Preserving abundant summer fruits and veg provides sun-kissed flavours to enjoy in cooler months. But if you are a family of just two then it’s best to make small amounts. When jams, pickles and chutneys are left forgotten for months on pantry shelves they lose their summer flavour and colour.

• Jams and jellies need pectin to set. To test if a fruit has sufficient pectin, cook a small portion in a little water. When soft, take one teaspoon of the juice and combine it with one tablespoon of methylated spirits. Gently swirl and leave for a minute. If sufficient pectin is present, a transparent clot will form. If the pectin content is average, the clot will be less firm and may break up. A very broken clot indicates very little pectin. Adding a pectin-rich fruit (eg tart apples) or commercial pectin, could solve the problem. Or use jam-setting sugar.
• Testing for the setting point: the most reliable method is to use a good jam thermometer. Most preserves set at 104°C. Another method is the plate test — at the end of cooking place a spoonful of the jam on a cold plate and leave to cool slightly. If a skin forms on top and it wrinkles when the plate is tilted, the preserve will set on cooling. If not, cook for a few minutes extra and test again.


Relishes have less sugar than chutneys.

4 (750g) courgettes, coarsely grated
1 1/2 tablespoons cooking salt
3 (600g) apples, peeled, cored and diced
4 (500g) onions, diced
2 cups malt vinegar
1 1/2 cups raisins chopped
1 cup lightly-packed brown sugar
1 tablespoon ground turmeric 
2 teaspoons curry powder

Place the courgettes in a large sieve. Sprinkle with salt. Stand for 2 hours. Rinse under cold water then squeeze dry.

Combine the courgettes, apples, onions, vinegar and raisins in a large saucepan. Bring to the boil. Cover and simmer for about 20 minutes or until pulpy. Stir in the sugar and spices until the sugar is dissolved.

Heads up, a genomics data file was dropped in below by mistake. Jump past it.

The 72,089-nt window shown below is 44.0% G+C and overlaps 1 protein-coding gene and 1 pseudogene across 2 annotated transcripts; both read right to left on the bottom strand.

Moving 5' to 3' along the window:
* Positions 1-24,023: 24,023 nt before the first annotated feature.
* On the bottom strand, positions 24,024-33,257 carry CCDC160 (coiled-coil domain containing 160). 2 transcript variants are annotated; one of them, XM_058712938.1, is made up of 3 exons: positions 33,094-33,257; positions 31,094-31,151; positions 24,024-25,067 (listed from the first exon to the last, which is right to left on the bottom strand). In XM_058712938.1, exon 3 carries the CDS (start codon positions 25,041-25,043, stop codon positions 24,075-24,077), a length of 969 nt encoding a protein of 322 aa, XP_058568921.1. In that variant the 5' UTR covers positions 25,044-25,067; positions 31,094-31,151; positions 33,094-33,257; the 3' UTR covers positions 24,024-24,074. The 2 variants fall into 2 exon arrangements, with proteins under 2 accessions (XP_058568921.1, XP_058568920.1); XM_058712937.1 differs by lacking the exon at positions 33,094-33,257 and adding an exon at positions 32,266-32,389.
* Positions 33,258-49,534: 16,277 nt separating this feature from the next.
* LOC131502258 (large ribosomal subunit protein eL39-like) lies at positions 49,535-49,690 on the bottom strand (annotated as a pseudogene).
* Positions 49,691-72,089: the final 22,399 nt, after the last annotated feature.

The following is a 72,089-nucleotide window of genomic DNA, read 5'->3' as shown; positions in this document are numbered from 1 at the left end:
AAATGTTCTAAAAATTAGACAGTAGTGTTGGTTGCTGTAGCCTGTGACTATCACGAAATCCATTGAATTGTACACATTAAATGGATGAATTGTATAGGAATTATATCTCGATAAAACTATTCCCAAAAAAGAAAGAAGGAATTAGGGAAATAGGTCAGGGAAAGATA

Bring to the boil. Simmer uncovered, stirring occasionally, for about 15 minutes or until the mixture is thick. Poor into hot sterilised jars. Seal when cold. Makes about 6 cups.


This is a soft jam with divine colour. It’s delicious on scones and pikelets or drizzled over blue cheese and sliced pears. 

2kg watermelon, peeled and seeded
1 Granny Smith apple, peeled, cored and grated
1/4 cup lemon juice
1kg jam-setting sugar
1 teaspoon butter

Place the watermelon in batches in a food processor. Pulse until coarsely puréed. You should have about 4 cups of purée.

Combine the purée, apple and lemon juice in a large, stainless steel saucepan. Stir in the sugar over low heat, until dissolved. Add the butter and bring to a rolling boil. Cook for 4 minutes.

Remove from the heat. Skim off any foam. Test for setting. If it doesn’t start setting when a little is placed on a cold saucer, then quickly return it to the boil for 30 seconds. Pour into hot sterilised jars and seal. Makes 6-7 cups.


No need to peel the apricots.

750g apricots, stoned and quartered
2 oranges, peeled and diced
1 large onion, diced
2 cups caster sugar
1/2 teaspoon each: salt, finely ground black pepper, curry powder, ground turmeric
1/4 teaspoon each: chilli flakes, ground nutmeg
2 teaspoons mustard seeds
2 cups cider vinegar

Combine the apricots and oranges with the other ingredients in a large saucepan.

Bring to the boil, reduce the heat and simmer for 1-1 1/2 hours or until thick. Stir occasionally, especially near the end of cooking time. Pour into hot sterilised jars and seal. Makes about 4 cups.


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